Rob Diaz de Villegas WFSU-TV
If you’re an oyster lover, this photo might concern you. This was taken yesterday on a long paddle along the Apalachicola River. Participants in this year’s Rivertrek fundraiser (click here for the website) were taking an eighteen mile warm up paddle in preparation for the five day adventure this October. Then, we’ll be tackling the entirety of the River. I snapped this photo about an hour after our lunch break, during the long part of our trip where I learned why stretching before paddling is so important.
For us, on this blog, it’s a matter of salinity. According to the National Oceanic and Atmospheric Administration, the average salinity of the ocean is 35 parts per thousand (ppt). That’s 35 grams of salt dissolved in every thousand grams of water. Oysters, like those in the famous Apalachicola Bay, can survive within a wide range of 5 ppt to 40 ppt. Yet they thrive predominantly in fresher water. Why is that? It has to do with the organisms that affect the health of an oyster. Oyster drills and stone crabs, both oyster consumers, cannot survive in less than 15 ppt salinity. The oyster disease Dermo (Perkinsus marinus) thrives in 21-25 ppt. That’s why successful reefs are typically found where a fresh water source meets the ocean, like where the Apalachicola River flows into Apalachicola Bay. It’s also why that photo can be of concern: it marks the decrease in fresh water flowing along the Apalachicola and into the Bay (the line marks where water flow had been). That decrease in flow has been a result of drought, but it serves as a reminder of the greater threat facing the River basin: the management of water north of the Woodruff Dam, and the amount let through to the river..
This year will be the fourth year that the Rivertrek fundraiser will benefit the Apalachicola Riverkeeper, who fight to keep water flowing at levels that benefit the dependent industries in the Bay and one of the most biodiverse areas in the United States. This year, In the Grass, On the Reef will be along to provide daily snapshots of the journey. From October 10 to October 14, we’ll have images of the trip and stories of each day’s trek. Yesterday’s tuneup allowed me to experiment with how I wanted to shoot from a kayak using our waterproof cameras. The image looks best when I get closer; the trick is not hitting the subject of my shot, whether it’s a cypress tree or another kayaker. I also saw how best I could arrange my gear so that I could get my work done while paddling comfortably. And I also got to know some of my fellow Trekkers.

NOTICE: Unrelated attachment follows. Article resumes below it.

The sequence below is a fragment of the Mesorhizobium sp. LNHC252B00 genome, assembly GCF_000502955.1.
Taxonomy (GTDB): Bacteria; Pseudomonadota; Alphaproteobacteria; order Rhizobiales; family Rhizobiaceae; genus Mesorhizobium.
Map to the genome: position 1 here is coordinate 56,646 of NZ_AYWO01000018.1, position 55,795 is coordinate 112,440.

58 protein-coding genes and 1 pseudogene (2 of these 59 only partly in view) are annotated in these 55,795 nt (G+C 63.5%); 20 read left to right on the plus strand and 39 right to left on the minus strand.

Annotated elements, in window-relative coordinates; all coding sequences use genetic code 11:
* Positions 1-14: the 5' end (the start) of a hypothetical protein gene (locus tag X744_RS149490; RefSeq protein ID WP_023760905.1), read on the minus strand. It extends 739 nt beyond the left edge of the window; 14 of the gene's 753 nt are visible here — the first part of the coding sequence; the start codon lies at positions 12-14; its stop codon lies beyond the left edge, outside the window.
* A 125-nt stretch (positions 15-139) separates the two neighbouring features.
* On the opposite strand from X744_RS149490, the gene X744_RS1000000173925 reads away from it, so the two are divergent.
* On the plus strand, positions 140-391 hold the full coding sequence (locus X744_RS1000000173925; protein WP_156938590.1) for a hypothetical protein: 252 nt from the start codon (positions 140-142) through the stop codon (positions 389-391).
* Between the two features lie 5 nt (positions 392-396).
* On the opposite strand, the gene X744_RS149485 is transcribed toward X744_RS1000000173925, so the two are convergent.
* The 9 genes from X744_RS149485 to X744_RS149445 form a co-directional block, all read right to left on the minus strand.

I had already known Georgia Ackerman and Rick Zelznak, owners of the Wilderness Way. I will disclose that The Wilderness Way has been a WFSU underwriter, and had provided kayaks to the In the Grass, On the Reef project early on (Riverkeeper has also underwritten WFSU). They provided us our kayaks yesterday as well, and will provide some for the Rivertrek paddle (including mine). Georgia, ever passionate about our water ways, picked up trash along the river and ended up taking a fish hook to her finger. Luckily, we were paddling with an ER nurse.
Eddie Lueken will be one of our crucial support crew during the trek, driving back and forth to bring us supplies and food. One night, she’ll be making us machaca, a tasty sounding Mexican beef dish (with an accompanying bean dish for the vegetarian paddlers). An Emergency Room nurse with a knack for story telling, she had us in stitches (no pun intended) with some of her stories.
Paddling together in a tandem kayak were Jennifer Portman and Chris Robertson. Jennifer is the other media member taking part in the Trek; she writes for the Tallahassee Democrat. Chris will be one of the fundraisers- everyone on the trip except Jennifer and I have to get pledges. He came with several detailed laminated maps of the river. They were formidable in their tandem, often well ahead of us and scouting for the entrance to Owl Creek, where we ended our trip. They, Eddie, Georgia, and Rick were great people to paddle with. The River and its struggles are always a big story in our area, and I’m happy to document a part of that story. The opportunity to get footage along all the different parts of the River is priceless. The River basin has to be considered the ecological epicenter of this area.
Halfway through yesterday’s paddle, we started smelling salt. The River provides for the Bay, but the Bay gives a little to the River, too. Many of the fish that make use of the oyster reefs and seagrass beds in Apalachicola Bay come up the river. Rick even saw a blue crab swimming at one point, over twenty miles up the River. Next week’s video explores the real value of the oyster reef, and how its influence can be felt beyond our coasts. If you haven’t seen the first in our second series of videos, it sets up the commercial importance of the intertidal ecosystems such as those that found in and around Apalachicola Bay. You can watch it here.
Below is a slideshow of our trip, from the River Styx to Owl Creek:
In the Grass, On the Reef is funded by a grant from the National Science Foundation.